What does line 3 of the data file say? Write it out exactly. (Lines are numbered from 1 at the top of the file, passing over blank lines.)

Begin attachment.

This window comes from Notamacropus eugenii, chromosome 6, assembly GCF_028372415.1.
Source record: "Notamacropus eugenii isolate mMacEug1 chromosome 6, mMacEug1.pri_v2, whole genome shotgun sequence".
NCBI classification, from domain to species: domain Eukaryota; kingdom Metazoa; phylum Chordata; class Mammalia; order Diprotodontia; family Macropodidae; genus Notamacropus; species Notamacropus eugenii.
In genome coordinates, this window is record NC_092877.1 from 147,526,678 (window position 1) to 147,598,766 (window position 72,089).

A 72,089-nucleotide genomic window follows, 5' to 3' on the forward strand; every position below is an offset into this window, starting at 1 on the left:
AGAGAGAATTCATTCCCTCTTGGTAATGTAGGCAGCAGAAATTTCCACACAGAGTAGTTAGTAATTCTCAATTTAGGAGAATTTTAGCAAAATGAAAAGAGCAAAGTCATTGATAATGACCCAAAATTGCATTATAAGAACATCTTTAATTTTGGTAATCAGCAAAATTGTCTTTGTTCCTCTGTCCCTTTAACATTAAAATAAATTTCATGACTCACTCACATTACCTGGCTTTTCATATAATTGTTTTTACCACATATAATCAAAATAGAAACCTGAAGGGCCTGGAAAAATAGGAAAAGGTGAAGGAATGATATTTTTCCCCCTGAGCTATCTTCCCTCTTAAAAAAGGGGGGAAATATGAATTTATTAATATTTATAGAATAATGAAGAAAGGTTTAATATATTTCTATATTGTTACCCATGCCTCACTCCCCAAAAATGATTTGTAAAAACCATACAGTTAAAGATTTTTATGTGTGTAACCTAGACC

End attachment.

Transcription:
NCBI classification, from domain to species: domain Eukaryota; kingdom Metazoa; phylum Chordata; class Mammalia; order Diprotodontia; family Macropodidae; genus Notamacropus; species Notamacropus eugenii.